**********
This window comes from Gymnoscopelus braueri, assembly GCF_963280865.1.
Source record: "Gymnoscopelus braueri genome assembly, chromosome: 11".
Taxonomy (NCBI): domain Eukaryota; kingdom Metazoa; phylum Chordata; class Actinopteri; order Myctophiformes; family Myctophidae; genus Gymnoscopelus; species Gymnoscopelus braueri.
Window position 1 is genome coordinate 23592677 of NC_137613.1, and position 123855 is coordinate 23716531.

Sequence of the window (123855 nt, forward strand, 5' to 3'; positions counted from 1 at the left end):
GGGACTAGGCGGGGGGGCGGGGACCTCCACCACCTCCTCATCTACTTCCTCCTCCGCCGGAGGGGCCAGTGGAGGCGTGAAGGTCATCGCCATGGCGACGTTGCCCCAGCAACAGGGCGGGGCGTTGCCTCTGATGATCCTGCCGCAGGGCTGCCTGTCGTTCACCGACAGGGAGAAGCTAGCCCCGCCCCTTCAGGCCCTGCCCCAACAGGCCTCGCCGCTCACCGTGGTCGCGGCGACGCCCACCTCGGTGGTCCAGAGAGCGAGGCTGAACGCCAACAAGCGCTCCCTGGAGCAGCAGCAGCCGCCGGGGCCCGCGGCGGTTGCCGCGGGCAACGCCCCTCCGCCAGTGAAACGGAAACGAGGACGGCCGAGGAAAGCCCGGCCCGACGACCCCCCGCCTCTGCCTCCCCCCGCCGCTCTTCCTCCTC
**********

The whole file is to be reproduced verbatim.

This window comes from Gymnoscopelus braueri, assembly GCF_963280865.1.
Source record: "Gymnoscopelus braueri genome assembly, chromosome: 11".
Taxonomy (NCBI): domain Eukaryota; kingdom Metazoa; phylum Chordata; class Actinopteri; order Myctophiformes; family Myctophidae; genus Gymnoscopelus; species Gymnoscopelus braueri.
Window position 1 is genome coordinate 23592677 of NC_137613.1, and position 123855 is coordinate 23716531.

Sequence of the window (123855 nt, forward strand, 5' to 3'; positions counted from 1 at the left end):
GGGACTAGGCGGGGGGGCGGGGACCTCCACCACCTCCTCATCTACTTCCTCCTCCGCCGGAGGGGCCAGTGGAGGCGTGAAGGTCATCGCCATGGCGACGTTGCCCCAGCAACAGGGCGGGGCGTTGCCTCTGATGATCCTGCCGCAGGGCTGCCTGTCGTTCACCGACAGGGAGAAGCTAGCCCCGCCCCTTCAGGCCCTGCCCCAACAGGCCTCGCCGCTCACCGTGGTCGCGGCGACGCCCACCTCGGTGGTCCAGAGAGCGAGGCTGAACGCCAACAAGCGCTCCCTGGAGCAGCAGCAGCCGCCGGGGCCCGCGGCGGTTGCCGCGGGCAACGCCCCTCCGCCAGTGAAACGGAAACGAGGACGGCCGAGGAAAGCCCGGCCCGACGACCCCCCGCCTCTGCCTCCCCCCGCCGCTCTTCCTCCTC